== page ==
Sunday, March 13, 2011

Why Teach 7th and 8th Grade Students Nouns?

The ability to determine that a basketball is a common, singular, concrete noun seems like a relatively useless parlor trick.  Though there appears to be little value in knowing this, I believe that this is fundamental to learning the more valuable skills of understanding sentence structure, punctuation, and grammar.  When I was in high school, I remember struggling to write papers.  Not because I didn't have any good ideas to express, but because my understanding of sentence structure was poor enough to limit my expression.  Since I didn't have mastery of punctuation, I found myself rewording my ideas just to fit in the few templates that I had mastered.  For this reason, I believe it is important to teach students about parts of speech and, ultimately, how to clearly and fluently express their ideas in writing.  So I start at the beginning with my 7th and 8th grade students.  I figure that if they don't know how to recognize nouns and verbs, they won't learn to identify subjects and predicates.  If they don't learn to identify subjects and predicates, they won't be able to understand clauses and punctuation rules.  I never presume that my job has been done for me, so I reteach my students nouns, even if they claim to have mastery.  I find that teaching my seventh and eighth grade students more advanced information about nouns seems to raise their interest and the value of my lesson.  Therefore, I show them concrete and abstract nouns.  I teach them when one should add just an apostrophe an no "s" to show possession.  And I fuse these concepts along with the basics into one quick lesson.  After we have covered the basics, I have them practice identifying nouns with these noun worksheets, and then we move on to verbs.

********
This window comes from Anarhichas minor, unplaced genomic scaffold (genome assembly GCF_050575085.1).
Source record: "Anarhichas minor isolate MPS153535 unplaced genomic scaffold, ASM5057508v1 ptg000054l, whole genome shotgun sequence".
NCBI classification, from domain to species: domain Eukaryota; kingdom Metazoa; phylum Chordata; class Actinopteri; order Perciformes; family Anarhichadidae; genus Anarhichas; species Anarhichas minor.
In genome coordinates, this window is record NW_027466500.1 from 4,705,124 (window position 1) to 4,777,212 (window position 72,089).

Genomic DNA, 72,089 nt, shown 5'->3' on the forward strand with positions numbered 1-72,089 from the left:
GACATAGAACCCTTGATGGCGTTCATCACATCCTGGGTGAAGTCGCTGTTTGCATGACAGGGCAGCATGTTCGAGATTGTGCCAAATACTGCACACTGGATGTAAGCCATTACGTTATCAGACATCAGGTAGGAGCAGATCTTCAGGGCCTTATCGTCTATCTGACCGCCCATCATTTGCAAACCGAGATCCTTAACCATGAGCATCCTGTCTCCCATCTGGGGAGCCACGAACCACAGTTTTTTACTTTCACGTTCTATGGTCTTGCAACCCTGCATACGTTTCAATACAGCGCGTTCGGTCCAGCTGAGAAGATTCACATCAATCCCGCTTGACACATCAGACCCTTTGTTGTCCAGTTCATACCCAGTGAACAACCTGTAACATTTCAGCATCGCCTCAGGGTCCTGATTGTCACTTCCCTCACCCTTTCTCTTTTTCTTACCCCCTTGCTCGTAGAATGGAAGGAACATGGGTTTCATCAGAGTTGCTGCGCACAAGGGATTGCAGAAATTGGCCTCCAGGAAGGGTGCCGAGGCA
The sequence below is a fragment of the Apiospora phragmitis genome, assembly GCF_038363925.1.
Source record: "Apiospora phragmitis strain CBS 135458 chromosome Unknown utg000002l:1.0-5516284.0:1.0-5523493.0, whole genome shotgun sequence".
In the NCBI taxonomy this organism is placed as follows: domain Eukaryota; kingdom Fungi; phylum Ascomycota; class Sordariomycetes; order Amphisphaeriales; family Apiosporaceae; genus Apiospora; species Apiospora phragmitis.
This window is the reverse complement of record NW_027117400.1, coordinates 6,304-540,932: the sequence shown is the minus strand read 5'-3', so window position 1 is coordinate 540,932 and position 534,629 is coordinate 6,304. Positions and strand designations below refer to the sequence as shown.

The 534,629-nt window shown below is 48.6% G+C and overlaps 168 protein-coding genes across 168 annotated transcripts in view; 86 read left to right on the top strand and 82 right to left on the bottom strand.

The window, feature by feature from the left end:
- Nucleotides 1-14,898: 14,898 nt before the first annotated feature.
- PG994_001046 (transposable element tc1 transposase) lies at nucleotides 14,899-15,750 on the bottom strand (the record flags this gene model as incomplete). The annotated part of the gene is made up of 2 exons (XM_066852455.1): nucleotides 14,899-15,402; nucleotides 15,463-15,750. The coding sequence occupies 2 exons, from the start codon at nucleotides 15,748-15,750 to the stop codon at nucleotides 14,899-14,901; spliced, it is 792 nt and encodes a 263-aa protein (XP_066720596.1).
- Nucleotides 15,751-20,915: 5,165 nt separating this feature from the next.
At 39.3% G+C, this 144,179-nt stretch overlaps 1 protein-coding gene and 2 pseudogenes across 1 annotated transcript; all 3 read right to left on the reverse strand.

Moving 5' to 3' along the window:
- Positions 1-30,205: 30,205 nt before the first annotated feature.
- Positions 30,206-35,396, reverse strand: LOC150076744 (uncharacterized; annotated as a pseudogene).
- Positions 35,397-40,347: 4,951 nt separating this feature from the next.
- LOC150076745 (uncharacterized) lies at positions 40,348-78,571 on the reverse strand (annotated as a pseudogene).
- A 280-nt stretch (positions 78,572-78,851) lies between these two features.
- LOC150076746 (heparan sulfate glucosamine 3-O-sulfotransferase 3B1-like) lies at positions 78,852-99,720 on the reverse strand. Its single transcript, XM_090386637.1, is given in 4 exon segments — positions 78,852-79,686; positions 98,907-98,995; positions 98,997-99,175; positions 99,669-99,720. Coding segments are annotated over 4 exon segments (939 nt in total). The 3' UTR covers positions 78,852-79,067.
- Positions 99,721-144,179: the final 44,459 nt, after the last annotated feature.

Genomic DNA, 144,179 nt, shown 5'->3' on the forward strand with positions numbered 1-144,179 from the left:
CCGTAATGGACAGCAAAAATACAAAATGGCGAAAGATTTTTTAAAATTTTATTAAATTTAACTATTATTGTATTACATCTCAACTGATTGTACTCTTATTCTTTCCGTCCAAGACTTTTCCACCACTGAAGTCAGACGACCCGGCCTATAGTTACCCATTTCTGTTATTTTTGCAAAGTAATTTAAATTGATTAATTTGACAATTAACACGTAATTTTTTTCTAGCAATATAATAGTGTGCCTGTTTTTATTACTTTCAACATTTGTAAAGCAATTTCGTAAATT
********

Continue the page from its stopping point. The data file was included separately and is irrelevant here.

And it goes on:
Wednesday, March 9, 2011

Teaching Idioms

Teaching students to understand idiomatic expressions is complicated by two factors.  First, idioms are often cliched examples of other figurative language techniques.  For example, "Reminding Tommy to stay in his seat was like beating a dead horse."  This idiom is actually a simile.  The only distinction that this simile has is that it has been used so frequently that it is now cliched and, hence, an idiom.  The second complicating factor is that most elementary students have had little exposure to the many antiquated idioms floating around in the language.  If a student cannot recognize that an expression is commonly used in language art large, that students will have difficulty identifying (and understanding) idioms. 

However, I do not believe that these complications are insurmountable.  The best way to prepare students to recognize and interpret idioms is to give them exposure to idioms.  Given enough leading context, thoughtful students should be able to decode the most cryptic and archaic idioms.  Fortunately, I've gathered many of the commonly used idioms and presented them into double-sided worksheets with which students can gain more practice identifying and interpreting idioms.  Visit my website now for free idiom worksheets.

Sunday, March 6, 2011

Teaching Students to Identify Themes

One of the more challenging skills that I've attempted to teach my students is how to identify the themes in stories.  In the past, I defined the term, provided an example or two, and asked students to identify the theme in a story.  Then we would hit a wall.  Some students would readily locate and express challenging themes in texts, and some just wouldn't be able to wrap their heads around the concept.  I would become frustrated, and we would move onto something like homophones, homonyms, and homographs.  But this year I had something of a breakthrough: by teaching students theme in the more understandable terms of "the big world lesson" and "the small world of the story," I was able to reach more of my students this year than in the past.  Using this new method of teaching theme, I resolved some of the problems that my students were having with understanding theme.  The last challenge I faced was giving students enough practice with identifying themes that they would reliably identify themes in texts.  Immediately after learning theme, students need more practice identifying themes than one story can provide.  So while we attempted to identify the theme in each text that we studied as a class throughout the year, I found it useful to compile very short stories into theme worksheets, where students would read examples, identify themes, and explain their answers.  I hope that these methods and resources will help your students to better identify themes in texts, and thanks for paying attention.